Middle Aged Lovers I Unable to bear the uncertainty of the future, we consulted seers, mediums, stock market gurus, psychics who promised happiness on this or another planet, astrologers of love, seekers of the Holy Grail. Looking for certainty, we asked for promises, lover’s knots, pledges, rings, certificates, deeds of ownership, when it was always enough to let your hand pass over my body, your eyes find the depths of my own, and the wind pass over our faces as it will pass through our bones sooner than we think. The current is love, is poetry, the blood beat in the thighs, the electrical charge in the brain. Our long leap into the unknown began nearly a half century ago and is almost over. I think of the amphorae of stored honey at Paestum far out-lasting their Grecian eaters, or the furniture in a pharaoh’s tome on which no one sits. Trust the wind, my lover, and the water. They have the answers to all your questions and mine.
Saturday, February 21, 2009
Becoming Light by Erica Jong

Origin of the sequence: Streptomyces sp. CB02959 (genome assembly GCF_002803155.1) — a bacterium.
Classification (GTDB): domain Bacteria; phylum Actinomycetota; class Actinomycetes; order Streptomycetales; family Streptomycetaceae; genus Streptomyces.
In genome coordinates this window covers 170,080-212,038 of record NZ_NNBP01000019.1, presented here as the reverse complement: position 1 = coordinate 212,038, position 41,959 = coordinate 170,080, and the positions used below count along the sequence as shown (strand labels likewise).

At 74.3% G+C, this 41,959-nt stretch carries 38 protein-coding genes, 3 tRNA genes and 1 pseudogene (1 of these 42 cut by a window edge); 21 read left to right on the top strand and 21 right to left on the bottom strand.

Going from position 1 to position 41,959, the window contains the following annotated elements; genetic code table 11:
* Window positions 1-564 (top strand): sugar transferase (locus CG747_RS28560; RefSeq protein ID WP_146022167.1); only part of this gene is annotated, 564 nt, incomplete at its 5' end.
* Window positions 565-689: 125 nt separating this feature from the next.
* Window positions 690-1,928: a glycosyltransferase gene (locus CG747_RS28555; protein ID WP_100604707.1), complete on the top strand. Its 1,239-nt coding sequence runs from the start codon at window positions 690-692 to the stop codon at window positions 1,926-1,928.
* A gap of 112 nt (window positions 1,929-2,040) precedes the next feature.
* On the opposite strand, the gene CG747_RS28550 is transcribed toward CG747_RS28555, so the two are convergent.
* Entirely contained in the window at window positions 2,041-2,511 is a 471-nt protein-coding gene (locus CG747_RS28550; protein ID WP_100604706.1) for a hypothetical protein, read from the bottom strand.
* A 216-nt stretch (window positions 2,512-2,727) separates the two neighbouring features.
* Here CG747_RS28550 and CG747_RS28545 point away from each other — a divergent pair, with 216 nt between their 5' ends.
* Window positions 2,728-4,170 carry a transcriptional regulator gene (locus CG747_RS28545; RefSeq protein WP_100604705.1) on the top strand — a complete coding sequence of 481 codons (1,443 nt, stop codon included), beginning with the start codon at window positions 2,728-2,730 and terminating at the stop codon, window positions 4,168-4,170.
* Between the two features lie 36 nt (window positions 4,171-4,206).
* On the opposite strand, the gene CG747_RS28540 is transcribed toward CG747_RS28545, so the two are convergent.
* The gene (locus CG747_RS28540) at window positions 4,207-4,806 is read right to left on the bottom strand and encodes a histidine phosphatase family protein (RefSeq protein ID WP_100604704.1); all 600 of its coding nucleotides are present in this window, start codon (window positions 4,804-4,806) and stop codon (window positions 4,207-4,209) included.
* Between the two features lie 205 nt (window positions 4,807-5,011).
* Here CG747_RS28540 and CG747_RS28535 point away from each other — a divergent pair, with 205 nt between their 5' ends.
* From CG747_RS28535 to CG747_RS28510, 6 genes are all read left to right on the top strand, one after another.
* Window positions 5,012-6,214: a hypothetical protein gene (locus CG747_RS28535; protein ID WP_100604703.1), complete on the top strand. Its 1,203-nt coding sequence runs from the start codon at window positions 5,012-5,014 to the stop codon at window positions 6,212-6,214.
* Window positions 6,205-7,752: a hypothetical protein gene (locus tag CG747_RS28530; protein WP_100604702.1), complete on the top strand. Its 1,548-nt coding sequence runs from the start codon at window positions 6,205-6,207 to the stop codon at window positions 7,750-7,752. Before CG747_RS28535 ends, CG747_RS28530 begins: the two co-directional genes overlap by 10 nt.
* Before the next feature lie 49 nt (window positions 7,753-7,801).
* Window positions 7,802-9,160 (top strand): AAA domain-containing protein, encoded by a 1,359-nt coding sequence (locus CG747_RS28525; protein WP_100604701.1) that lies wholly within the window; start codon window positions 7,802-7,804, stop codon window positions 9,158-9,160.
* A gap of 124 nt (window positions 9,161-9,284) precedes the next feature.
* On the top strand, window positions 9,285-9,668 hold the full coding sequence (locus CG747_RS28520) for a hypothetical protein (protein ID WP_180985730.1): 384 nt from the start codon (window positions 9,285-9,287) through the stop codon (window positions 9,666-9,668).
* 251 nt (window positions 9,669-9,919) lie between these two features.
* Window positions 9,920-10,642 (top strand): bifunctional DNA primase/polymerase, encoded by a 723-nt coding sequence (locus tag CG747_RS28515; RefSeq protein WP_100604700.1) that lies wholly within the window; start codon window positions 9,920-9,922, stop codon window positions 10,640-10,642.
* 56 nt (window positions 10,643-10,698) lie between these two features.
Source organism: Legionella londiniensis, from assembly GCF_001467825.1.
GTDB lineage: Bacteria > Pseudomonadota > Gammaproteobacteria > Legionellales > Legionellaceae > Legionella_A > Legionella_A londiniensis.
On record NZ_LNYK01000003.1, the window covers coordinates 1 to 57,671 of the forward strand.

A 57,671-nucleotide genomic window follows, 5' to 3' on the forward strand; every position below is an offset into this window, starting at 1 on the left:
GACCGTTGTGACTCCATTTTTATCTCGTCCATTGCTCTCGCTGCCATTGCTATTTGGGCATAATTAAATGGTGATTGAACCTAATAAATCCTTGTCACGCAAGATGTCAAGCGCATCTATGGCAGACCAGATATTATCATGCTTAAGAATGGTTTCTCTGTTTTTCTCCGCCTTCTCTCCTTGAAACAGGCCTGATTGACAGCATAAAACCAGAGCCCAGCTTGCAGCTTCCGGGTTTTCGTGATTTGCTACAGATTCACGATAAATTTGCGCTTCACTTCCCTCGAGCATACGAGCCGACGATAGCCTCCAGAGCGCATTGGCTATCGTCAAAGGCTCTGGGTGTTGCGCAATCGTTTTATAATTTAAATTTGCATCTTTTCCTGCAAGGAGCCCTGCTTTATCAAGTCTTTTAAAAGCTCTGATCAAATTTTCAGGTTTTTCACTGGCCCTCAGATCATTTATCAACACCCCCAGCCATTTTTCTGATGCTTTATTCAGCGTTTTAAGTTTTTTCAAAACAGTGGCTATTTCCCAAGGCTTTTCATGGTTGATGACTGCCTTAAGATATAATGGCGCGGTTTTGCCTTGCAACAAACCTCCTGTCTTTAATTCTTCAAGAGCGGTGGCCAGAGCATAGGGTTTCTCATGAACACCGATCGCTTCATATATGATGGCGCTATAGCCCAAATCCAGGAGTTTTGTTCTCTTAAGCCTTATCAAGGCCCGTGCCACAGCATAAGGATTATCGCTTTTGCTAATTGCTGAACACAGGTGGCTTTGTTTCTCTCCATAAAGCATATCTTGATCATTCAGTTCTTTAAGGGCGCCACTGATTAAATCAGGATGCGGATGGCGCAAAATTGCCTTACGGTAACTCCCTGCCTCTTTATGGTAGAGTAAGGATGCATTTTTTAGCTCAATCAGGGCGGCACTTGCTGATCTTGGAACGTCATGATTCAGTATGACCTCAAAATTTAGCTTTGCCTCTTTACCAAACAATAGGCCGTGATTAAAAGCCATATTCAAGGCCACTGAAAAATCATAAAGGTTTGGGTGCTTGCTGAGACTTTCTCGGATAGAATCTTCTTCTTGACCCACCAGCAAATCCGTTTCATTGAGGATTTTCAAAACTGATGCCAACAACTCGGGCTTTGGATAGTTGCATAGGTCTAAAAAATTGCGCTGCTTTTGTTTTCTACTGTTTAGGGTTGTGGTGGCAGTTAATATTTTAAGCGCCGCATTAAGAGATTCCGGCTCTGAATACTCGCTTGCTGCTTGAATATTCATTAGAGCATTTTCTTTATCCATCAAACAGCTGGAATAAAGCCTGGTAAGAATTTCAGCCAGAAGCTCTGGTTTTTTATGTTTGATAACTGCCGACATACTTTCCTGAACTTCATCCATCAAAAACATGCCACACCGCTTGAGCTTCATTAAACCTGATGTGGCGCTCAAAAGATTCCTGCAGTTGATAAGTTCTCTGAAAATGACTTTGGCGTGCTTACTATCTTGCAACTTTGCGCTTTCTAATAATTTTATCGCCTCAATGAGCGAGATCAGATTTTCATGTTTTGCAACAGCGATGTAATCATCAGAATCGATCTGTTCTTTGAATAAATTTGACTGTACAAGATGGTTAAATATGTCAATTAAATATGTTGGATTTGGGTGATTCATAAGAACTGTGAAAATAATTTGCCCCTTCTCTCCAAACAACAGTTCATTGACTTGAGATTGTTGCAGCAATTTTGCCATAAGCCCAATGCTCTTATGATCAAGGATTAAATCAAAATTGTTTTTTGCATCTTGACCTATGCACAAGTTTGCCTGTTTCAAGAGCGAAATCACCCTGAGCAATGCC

Becoming Light by Erica Jong is a collection of poems by an author who is notorious for writing a sexually scandalous novel published in the 60s. Apparently, based on what she has written in this collection, she is better known for her prose than she is for her poetry although poetry is her first love. But like many first loves, the relationship clearly hasn’t gone very far and most of her poetry is banal and boring. Although poetry is highly subjective, I can’t imagine most readers not finishing one of the poems in this collection and thinking, “I could have written that.” Frankly, most people could have. The images are not interesting or even inspired. Most have been written many times before to the point of being cliché and even Jong’s inevitable use of sex and sexuality is tedious. Perhaps when first published, some of these poems were shocking or even surprising for their content but shock value is not enough when the technique is just not there. In the end, Jong brings nothing new to the page which is what poetry should always do. Even the familiar should be surprising when it is shared in a poem.